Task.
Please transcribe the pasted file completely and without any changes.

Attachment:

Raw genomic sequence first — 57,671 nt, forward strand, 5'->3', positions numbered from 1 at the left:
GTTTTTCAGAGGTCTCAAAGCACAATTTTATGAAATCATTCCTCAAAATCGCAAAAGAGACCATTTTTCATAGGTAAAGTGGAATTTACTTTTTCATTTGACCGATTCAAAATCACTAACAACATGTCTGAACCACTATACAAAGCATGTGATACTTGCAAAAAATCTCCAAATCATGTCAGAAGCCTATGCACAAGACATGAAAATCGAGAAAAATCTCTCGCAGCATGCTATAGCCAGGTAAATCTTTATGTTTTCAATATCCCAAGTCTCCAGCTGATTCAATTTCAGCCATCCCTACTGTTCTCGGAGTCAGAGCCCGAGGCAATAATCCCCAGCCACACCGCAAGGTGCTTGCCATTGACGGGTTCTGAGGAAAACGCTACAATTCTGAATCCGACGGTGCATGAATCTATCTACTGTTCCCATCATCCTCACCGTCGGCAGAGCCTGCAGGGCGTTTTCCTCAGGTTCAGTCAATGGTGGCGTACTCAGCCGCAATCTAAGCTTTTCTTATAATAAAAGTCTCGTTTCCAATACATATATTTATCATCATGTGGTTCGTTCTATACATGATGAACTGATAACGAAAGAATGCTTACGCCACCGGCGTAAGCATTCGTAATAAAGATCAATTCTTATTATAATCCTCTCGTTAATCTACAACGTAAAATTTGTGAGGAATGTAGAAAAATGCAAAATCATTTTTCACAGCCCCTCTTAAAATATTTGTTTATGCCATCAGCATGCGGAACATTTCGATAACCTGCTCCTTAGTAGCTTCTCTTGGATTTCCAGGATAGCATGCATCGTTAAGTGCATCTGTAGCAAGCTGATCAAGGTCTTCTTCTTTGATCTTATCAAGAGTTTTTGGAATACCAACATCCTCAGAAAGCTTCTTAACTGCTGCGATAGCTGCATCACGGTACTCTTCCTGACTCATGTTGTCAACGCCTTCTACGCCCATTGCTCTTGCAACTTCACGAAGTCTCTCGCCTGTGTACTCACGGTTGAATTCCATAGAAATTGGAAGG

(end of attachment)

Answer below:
Raw genomic sequence first — 57,671 nt, forward strand, 5'->3', positions numbered from 1 at the left:
GTTTTTCAGAGGTCTCAAAGCACAATTTTATGAAATCATTCCTCAAAATCGCAAAAGAGACCATTTTTCATAGGTAAAGTGGAATTTACTTTTTCATTTGACCGATTCAAAATCACTAACAACATGTCTGAACCACTATACAAAGCATGTGATACTTGCAAAAAATCTCCAAATCATGTCAGAAGCCTATGCACAAGACATGAAAATCGAGAAAAATCTCTCGCAGCATGCTATAGCCAGGTAAATCTTTATGTTTTCAATATCCCAAGTCTCCAGCTGATTCAATTTCAGCCATCCCTACTGTTCTCGGAGTCAGAGCCCGAGGCAATAATCCCCAGCCACACCGCAAGGTGCTTGCCATTGACGGGTTCTGAGGAAAACGCTACAATTCTGAATCCGACGGTGCATGAATCTATCTACTGTTCCCATCATCCTCACCGTCGGCAGAGCCTGCAGGGCGTTTTCCTCAGGTTCAGTCAATGGTGGCGTACTCAGCCGCAATCTAAGCTTTTCTTATAATAAAAGTCTCGTTTCCAATACATATATTTATCATCATGTGGTTCGTTCTATACATGATGAACTGATAACGAAAGAATGCTTACGCCACCGGCGTAAGCATTCGTAATAAAGATCAATTCTTATTATAATCCTCTCGTTAATCTACAACGTAAAATTTGTGAGGAATGTAGAAAAATGCAAAATCATTTTTCACAGCCCCTCTTAAAATATTTGTTTATGCCATCAGCATGCGGAACATTTCGATAACCTGCTCCTTAGTAGCTTCTCTTGGATTTCCAGGATAGCATGCATCGTTAAGTGCATCTGTAGCAAGCTGATCAAGGTCTTCTTCTTTGATCTTATCAAGAGTTTTTGGAATACCAACATCCTCAGAAAGCTTCTTAACTGCTGCGATAGCTGCATCACGGTACTCTTCCTGACTCATGTTGTCAACGCCTTCTACGCCCATTGCTCTTGCAACTTCACGAAGTCTCTCGCCTGTGTACTCACGGTTGAATTCCATAGAAATTGGAAGG